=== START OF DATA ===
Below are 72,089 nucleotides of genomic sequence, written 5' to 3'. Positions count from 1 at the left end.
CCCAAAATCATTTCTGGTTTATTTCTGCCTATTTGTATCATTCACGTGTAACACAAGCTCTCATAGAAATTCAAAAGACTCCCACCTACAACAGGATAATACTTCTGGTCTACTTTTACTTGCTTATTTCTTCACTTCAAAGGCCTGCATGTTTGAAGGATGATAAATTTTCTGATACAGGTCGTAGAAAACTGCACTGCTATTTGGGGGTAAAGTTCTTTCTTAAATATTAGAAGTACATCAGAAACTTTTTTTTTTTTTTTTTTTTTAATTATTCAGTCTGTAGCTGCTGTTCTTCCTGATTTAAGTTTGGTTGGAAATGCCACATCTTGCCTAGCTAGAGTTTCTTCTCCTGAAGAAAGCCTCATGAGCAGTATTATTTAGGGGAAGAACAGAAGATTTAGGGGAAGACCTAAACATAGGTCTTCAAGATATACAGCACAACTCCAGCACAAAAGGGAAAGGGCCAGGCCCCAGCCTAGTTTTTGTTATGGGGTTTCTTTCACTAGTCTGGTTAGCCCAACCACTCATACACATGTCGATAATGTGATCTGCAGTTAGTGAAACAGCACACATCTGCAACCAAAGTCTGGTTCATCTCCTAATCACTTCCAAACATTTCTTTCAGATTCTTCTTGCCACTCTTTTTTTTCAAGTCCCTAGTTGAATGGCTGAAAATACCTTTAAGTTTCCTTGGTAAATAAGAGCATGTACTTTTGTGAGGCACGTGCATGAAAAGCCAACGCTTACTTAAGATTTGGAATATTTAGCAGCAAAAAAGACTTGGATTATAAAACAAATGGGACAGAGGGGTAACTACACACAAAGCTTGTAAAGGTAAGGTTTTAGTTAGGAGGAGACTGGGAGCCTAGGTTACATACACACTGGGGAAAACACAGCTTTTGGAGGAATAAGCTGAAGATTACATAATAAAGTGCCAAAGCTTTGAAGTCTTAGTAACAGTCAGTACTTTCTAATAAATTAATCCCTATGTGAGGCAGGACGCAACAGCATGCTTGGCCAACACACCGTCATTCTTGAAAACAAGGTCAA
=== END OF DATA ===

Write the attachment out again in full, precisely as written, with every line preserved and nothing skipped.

Below are 72,089 nucleotides of genomic sequence, written 5' to 3'. Positions count from 1 at the left end.
CCCAAAATCATTTCTGGTTTATTTCTGCCTATTTGTATCATTCACGTGTAACACAAGCTCTCATAGAAATTCAAAAGACTCCCACCTACAACAGGATAATACTTCTGGTCTACTTTTACTTGCTTATTTCTTCACTTCAAAGGCCTGCATGTTTGAAGGATGATAAATTTTCTGATACAGGTCGTAGAAAACTGCACTGCTATTTGGGGGTAAAGTTCTTTCTTAAATATTAGAAGTACATCAGAAACTTTTTTTTTTTTTTTTTTTTTAATTATTCAGTCTGTAGCTGCTGTTCTTCCTGATTTAAGTTTGGTTGGAAATGCCACATCTTGCCTAGCTAGAGTTTCTTCTCCTGAAGAAAGCCTCATGAGCAGTATTATTTAGGGGAAGAACAGAAGATTTAGGGGAAGACCTAAACATAGGTCTTCAAGATATACAGCACAACTCCAGCACAAAAGGGAAAGGGCCAGGCCCCAGCCTAGTTTTTGTTATGGGGTTTCTTTCACTAGTCTGGTTAGCCCAACCACTCATACACATGTCGATAATGTGATCTGCAGTTAGTGAAACAGCACACATCTGCAACCAAAGTCTGGTTCATCTCCTAATCACTTCCAAACATTTCTTTCAGATTCTTCTTGCCACTCTTTTTTTTCAAGTCCCTAGTTGAATGGCTGAAAATACCTTTAAGTTTCCTTGGTAAATAAGAGCATGTACTTTTGTGAGGCACGTGCATGAAAAGCCAACGCTTACTTAAGATTTGGAATATTTAGCAGCAAAAAAGACTTGGATTATAAAACAAATGGGACAGAGGGGTAACTACACACAAAGCTTGTAAAGGTAAGGTTTTAGTTAGGAGGAGACTGGGAGCCTAGGTTACATACACACTGGGGAAAACACAGCTTTTGGAGGAATAAGCTGAAGATTACATAATAAAGTGCCAAAGCTTTGAAGTCTTAGTAACAGTCAGTACTTTCTAATAAATTAATCCCTATGTGAGGCAGGACGCAACAGCATGCTTGGCCAACACACCGTCATTCTTGAAAACAAGGTCAA